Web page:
In Chapter 4, Gleaves takes the challenge of the Aramaic Hypothesis head on, by appealing to the lack of evidence for Aramaic originals compared to the writings we have in Greek. Every book of the New Testament was written in Greek, for which we have more manuscript witnesses than any other type of ancient literature. “The most interesting observation about the abundance of ancient manuscripts is that none are written in Aramaic” (135). With detailed charts, Gleaves analyzes the connection between the Greek New Testament and LXX; the instances of Aramaic words spoken by Jesus; and the lack of characteristics in the Greek New Testament one would expect to find in a translation from hypothetical Aramaic sources. He also contends that writings in certain church fathers, which could suggest that Matthew wrote a Gospel in Hebrew, are unclear.
Gleaves does not dispute that the Greek New Testament is “saturated with Semitisms” (185). But these elements, rather than suggesting a translation from Aramaic, show that “what we have in the GNT is a hybrid Palestinian Greek – koinē Greek with a Semitic flair – containing an admixture of Aramaic words used in private and semiprivate contexts along with Semitic linguistic peculiarities as spoken by Jesus, his disciples, and the Jews in Palestine during the first century CE” (186).
As the author begins to present his case, it does seem somewhat speculative. He uses language such as “the centurion likely would not have been able to converse in Hebrew or Aramaic…” (16) and “it would be reasonable to assume… as a Gentile, the woman would have spoken Greek and probably would not have conversed with Jesus in Hebrew or Aramaic” (17). But he is forced to speak this way, as are those who have tried to make the case for the Aramaic Hypothesis (26). Some questions about how and which languages were being used in first century Palestine will always remain, simply because no one can go back in time.
Nevertheless, as Gleaves piles up case after case which reasonably point to Greek as a natural language of Jesus and the Jews of his day, his opponents don’t seem to be left with much to place on their side of the scale. Instead chasing after a theory that would necessitate a radical shift in the way we read Scripture, Gleaves is calling for everyone to calm down and actually analyze the evidence. In the end, the dominance of the Greek language fits very well with Paul’s words in Galatians 4:4: “When the time had fully come, God sent his Son…” The Savior was born from the promised people of Israel, yet at a time when he would have been able to naturally speak in a language understood by many other peoples.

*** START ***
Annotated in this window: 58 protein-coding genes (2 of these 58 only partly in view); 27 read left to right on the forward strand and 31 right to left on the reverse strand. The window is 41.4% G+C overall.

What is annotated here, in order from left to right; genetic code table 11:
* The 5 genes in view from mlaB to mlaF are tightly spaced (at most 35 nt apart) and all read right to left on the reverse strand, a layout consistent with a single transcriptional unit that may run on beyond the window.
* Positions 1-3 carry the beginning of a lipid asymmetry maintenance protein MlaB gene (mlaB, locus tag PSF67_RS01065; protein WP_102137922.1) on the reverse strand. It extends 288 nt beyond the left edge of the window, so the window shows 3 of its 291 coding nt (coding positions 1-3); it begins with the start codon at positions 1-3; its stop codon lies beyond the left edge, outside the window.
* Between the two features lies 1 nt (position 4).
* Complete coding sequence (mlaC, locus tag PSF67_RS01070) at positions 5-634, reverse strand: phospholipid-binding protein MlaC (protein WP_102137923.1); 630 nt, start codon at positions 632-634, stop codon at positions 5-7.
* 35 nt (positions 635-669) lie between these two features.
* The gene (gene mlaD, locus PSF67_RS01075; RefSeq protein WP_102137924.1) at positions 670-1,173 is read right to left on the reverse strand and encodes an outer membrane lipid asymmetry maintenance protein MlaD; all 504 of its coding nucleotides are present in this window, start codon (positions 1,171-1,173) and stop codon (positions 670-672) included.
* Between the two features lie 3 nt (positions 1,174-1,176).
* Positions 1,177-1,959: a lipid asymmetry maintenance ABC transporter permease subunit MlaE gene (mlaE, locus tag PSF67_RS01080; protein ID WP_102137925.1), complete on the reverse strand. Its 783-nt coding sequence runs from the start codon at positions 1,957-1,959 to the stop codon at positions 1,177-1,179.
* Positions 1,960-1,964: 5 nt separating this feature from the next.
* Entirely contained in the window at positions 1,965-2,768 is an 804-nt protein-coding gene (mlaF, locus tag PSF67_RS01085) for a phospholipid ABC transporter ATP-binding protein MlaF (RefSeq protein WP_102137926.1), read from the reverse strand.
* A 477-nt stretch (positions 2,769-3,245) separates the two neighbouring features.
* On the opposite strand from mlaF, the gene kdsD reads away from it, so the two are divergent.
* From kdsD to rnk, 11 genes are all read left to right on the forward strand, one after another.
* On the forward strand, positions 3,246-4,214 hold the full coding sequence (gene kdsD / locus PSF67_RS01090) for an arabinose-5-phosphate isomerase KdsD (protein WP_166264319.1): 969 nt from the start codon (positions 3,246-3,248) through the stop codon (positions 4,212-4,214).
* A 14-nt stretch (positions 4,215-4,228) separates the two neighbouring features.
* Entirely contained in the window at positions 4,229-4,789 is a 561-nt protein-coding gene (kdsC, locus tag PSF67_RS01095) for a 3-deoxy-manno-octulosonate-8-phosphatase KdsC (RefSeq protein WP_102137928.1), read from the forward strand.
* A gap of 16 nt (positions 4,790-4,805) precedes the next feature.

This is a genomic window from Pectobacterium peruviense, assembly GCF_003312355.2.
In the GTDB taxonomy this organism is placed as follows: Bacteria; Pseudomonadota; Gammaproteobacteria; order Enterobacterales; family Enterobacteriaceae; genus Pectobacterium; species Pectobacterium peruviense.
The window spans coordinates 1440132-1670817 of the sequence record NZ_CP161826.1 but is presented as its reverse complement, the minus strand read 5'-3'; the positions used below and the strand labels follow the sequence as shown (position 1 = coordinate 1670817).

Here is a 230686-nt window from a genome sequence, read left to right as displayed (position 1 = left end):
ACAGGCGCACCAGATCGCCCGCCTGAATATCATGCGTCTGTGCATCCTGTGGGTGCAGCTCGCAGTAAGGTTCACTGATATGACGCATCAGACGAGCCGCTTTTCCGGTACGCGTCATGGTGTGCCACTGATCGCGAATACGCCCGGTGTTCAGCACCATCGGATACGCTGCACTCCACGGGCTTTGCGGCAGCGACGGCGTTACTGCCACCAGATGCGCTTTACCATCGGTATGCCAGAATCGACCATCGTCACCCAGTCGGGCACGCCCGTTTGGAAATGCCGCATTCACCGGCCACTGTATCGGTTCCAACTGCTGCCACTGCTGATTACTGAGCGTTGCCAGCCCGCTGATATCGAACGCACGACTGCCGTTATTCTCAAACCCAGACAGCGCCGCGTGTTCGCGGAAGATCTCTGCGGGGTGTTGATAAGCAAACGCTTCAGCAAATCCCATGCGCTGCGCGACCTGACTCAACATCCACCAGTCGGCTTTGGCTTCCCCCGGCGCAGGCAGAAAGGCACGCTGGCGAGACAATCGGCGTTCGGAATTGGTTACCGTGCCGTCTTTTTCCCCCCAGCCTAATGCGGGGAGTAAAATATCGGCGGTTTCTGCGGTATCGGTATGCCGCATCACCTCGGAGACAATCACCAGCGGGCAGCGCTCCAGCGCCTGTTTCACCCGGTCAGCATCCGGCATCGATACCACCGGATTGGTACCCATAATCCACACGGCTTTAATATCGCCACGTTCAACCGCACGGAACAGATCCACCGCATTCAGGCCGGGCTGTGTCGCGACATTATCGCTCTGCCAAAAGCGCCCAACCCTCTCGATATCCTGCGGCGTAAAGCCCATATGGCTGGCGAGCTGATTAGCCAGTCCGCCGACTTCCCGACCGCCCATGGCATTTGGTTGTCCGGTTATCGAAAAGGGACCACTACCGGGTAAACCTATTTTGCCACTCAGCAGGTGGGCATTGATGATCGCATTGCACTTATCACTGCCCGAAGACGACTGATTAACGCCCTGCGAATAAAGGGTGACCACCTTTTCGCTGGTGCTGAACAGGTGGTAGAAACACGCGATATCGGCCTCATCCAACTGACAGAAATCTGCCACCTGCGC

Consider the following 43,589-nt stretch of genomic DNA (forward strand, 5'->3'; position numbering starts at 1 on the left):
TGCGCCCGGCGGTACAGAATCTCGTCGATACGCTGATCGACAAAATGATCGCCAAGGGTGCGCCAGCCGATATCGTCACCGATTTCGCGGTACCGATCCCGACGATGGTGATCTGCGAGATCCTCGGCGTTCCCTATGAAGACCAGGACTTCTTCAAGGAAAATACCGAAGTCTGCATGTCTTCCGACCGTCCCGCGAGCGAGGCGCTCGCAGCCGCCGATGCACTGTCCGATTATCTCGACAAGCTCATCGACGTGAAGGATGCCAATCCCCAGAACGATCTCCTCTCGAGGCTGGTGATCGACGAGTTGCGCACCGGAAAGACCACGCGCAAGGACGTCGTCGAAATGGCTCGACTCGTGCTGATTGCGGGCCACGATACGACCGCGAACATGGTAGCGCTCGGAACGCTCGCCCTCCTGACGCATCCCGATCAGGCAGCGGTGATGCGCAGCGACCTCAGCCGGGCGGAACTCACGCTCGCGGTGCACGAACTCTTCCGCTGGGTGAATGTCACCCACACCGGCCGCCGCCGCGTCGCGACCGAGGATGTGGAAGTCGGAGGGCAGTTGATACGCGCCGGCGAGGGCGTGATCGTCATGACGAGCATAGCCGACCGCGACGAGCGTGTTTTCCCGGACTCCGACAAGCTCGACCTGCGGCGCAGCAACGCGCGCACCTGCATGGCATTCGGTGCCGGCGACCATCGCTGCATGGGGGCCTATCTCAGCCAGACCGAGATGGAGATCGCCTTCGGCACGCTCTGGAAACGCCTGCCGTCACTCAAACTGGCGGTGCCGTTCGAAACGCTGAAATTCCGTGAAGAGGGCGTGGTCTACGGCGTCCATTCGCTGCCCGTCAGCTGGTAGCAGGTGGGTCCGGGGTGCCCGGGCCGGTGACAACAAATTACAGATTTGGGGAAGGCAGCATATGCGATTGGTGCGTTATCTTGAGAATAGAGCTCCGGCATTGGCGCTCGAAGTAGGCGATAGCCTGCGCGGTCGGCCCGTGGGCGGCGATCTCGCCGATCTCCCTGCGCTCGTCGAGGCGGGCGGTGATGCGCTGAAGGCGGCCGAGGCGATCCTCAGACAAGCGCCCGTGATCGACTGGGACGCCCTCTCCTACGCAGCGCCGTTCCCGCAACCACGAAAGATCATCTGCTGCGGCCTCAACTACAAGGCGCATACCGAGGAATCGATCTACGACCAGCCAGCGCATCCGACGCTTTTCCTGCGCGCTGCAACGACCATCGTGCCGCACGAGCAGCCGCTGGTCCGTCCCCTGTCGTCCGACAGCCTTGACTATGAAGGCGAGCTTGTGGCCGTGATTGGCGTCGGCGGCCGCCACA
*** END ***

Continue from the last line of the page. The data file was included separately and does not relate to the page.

There are plenty of useful tidbits in this expansive work. The descriptions of various Galilean cities help to give a pastor a good picture of the places where Jesus did ministry, and the type of people he served. The city of Sepphoris, though not mentioned in Scripture, was a significant part of the Galilean landscape at the time (73-78). Gleaves also gives an enlightening explanation of how Jesus transformed the traditional Jewish role of “disciple” into something that has become synonymous with the role of every Christian believer (83-85). The overview of the lives and activities of the apostles is certainly useful for building up background knowledge.
The amount of detail the author uses in presenting his argument can be staggering. Quite honestly, unless someone is researching a closely related topic, no average parish pastor would want to set aside time to read this entire book – the four-page conclusion gives everything needed. The Aramaic Hypothesis will probably never be brought up in one of your Sunday Bible studies. Yet, issues like this, in which the authenticity of Scripture comes under human criticism, do threaten to undermine the gospel. Understanding a summary of the evidence for Greek being the teaching language of Jesus would have been very valuable for me a few years ago, instead of the partial, bumbling answer I probably offered up to my flock. (I may have had the presence of mind to at least end with, “I’m not sure exactly – I would have to do some research.”)
One thing is missing throughout the book: any specific mention of the Holy Spirit’s verbal inspiration of the Scriptures. The author has a Church of Christ background, so one would expect him to confess this doctrine of Scripture. But perhaps, working in the realm of modern critical scholarship, his argument would be discounted for bringing up the inspiration of the Scriptures. It could be that Gleaves’ purpose for the book falls under “linguistic apologetics.”
We were not there to hear Jesus speak, but he himself promises: “Heaven and earth will pass away, but my words will never pass away” (Matthew 24:35, Mark 13:31, Luke 21:33). In whatever human language Jesus made that promise, he is going to keep it.